Lizardcube creative director Ben Fiquet and lead background artist Julian Nguyen You spoke at length for about six minutes about the design inspiration, art-style, and some of the techniques that have gone into making Streets of Rage 4.
The behind-the-scenes development documentary covers how Fiquet and the crew wanted to work with Dotemu and Sega in reviving the Streets of Rage franchise with something both familiar and new.
Throughout the video Fiquet explains how they looked over the technical design documents of the original Streets of Rage and saw some of the things the team wanted to do but were unable to accomplish due to the technical limitations of the Genesis back in the day, and so they decided to add some of those elements to Streets of Rage 4, such as the car crashing into the wall coming around a bend.
You can check it out below.
They also discuss how they had to create the illusion of depth on the Z-plane and the feeling of volume with the backgrounds by reviving the classic 2D parallax scrolling technique. This is done by having layers of backgrounds and foregrounds at different scales to give the impression of depth.
One thing that Fiquet mentioned that absolutely rubbed me the wrong way was that he said that in order for the game to feel familiar to long-time fans they decided to age up the characters and have it take place a decade after the events of Streets of Rage 3. In Fiquet’s mind, he believed that a more mature take on the world would better resonate with longtime fans.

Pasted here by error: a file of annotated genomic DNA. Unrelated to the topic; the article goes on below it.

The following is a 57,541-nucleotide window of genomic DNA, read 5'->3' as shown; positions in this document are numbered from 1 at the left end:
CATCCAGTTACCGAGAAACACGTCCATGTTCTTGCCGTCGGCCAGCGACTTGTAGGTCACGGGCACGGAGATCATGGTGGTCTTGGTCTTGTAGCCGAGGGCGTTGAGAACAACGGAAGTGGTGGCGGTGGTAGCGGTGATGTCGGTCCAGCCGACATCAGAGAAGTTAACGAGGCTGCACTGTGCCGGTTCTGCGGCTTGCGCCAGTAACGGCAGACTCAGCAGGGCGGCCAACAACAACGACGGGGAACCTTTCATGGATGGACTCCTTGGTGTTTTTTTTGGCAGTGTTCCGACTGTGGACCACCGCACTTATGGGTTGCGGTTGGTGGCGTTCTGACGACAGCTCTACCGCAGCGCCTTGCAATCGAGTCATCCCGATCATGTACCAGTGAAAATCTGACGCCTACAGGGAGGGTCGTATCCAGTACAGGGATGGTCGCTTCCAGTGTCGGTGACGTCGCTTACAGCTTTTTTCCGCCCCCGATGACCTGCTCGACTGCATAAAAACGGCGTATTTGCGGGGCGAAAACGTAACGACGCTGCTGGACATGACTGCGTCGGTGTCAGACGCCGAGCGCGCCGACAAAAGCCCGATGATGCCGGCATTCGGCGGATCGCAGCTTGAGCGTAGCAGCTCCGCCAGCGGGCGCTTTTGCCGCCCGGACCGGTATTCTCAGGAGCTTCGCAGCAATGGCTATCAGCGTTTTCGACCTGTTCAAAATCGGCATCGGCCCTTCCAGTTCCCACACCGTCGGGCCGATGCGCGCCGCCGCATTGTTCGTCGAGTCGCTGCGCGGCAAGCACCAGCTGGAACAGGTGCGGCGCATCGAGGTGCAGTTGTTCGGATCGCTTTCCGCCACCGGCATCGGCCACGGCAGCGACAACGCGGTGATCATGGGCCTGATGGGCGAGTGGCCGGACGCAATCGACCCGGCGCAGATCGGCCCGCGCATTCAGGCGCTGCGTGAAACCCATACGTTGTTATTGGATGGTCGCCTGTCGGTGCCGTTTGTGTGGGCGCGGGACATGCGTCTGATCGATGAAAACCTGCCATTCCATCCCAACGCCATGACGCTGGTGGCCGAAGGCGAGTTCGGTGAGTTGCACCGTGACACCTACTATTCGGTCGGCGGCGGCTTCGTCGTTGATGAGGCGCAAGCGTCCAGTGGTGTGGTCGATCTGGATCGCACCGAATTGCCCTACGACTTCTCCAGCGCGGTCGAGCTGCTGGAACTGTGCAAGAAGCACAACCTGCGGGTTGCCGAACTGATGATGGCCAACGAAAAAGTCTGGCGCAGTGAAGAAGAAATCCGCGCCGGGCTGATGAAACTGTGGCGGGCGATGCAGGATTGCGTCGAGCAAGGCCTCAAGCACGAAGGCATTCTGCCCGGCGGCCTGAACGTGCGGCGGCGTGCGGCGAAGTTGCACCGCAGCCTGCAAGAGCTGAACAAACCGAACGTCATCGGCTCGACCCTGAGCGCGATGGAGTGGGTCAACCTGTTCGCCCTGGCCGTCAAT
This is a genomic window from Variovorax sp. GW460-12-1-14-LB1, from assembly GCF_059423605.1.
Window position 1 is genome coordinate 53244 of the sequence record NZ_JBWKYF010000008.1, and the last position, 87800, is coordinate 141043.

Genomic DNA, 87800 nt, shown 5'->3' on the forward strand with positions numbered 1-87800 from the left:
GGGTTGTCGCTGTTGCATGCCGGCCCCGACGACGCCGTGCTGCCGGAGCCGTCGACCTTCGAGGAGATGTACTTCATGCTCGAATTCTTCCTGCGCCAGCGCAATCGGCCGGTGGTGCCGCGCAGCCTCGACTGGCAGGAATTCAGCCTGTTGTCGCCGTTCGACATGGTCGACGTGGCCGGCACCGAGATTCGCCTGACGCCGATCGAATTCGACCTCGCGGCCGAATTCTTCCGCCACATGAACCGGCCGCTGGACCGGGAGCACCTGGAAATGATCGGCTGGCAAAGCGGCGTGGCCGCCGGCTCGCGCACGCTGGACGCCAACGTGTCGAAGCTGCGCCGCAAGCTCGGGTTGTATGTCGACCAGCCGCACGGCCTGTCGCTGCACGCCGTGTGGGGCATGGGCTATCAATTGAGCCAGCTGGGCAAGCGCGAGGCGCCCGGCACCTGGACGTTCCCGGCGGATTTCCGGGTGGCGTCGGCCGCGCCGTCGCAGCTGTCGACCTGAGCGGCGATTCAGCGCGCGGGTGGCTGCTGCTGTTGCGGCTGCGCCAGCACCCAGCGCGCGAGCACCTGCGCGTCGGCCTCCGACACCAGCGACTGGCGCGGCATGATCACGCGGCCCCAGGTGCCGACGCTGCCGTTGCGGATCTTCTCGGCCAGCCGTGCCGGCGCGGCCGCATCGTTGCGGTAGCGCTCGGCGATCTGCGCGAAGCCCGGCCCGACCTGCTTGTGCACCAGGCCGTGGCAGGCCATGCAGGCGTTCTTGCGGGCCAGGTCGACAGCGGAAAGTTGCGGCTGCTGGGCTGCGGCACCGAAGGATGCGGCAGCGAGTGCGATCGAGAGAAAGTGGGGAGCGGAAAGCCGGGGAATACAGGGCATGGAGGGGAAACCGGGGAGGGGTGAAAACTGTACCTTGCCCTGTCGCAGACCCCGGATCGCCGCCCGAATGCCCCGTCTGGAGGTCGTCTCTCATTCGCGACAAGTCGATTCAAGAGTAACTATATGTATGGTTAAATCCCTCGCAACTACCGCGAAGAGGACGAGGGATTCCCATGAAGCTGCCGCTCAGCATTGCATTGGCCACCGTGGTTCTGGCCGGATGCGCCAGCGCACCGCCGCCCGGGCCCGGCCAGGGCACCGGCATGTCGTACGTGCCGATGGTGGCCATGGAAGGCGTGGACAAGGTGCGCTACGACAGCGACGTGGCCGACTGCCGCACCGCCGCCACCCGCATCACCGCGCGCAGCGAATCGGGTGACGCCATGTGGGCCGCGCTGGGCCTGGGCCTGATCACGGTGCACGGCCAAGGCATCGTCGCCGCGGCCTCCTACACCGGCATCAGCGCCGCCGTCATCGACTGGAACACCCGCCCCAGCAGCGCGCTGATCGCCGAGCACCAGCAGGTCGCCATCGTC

The reality is that you don’t need older or more “mature” characters in world-building to make an old franchise feel familiar.
This is one of the things that Nintendo does perfectly. They recognize that fans fell in love with a series because of what it was, and that recapturing that sense of novelty and nostalgia will not only help to retain old fans but also bring new fans to the table.
It’s one of the reasons why Nintendo is still one of the only respectable AAA publishers around. It’s because they recognize that it’s about respecting the player’s desire to have fun with a world they grew up in, without that world diminishing its integrity through vapid attempts to appeal to current-day sensibilities.
It’s like when people always say, “Nintendo needs to recognize their fans have grown up!” when in reality those people need to recognize that Nintendo is also catering to a brand new generation of fans who have yet to grow up. There’s always going to be new kids to cater to, and Fiquet should have recognized that instead of trying to take a Beauvoirian approach to the game, they should have just picked up where the original creators left off.
That’s not to mention that adding certain characters to appeal to mentally ill millennials is a huge turnoff for normal gamers.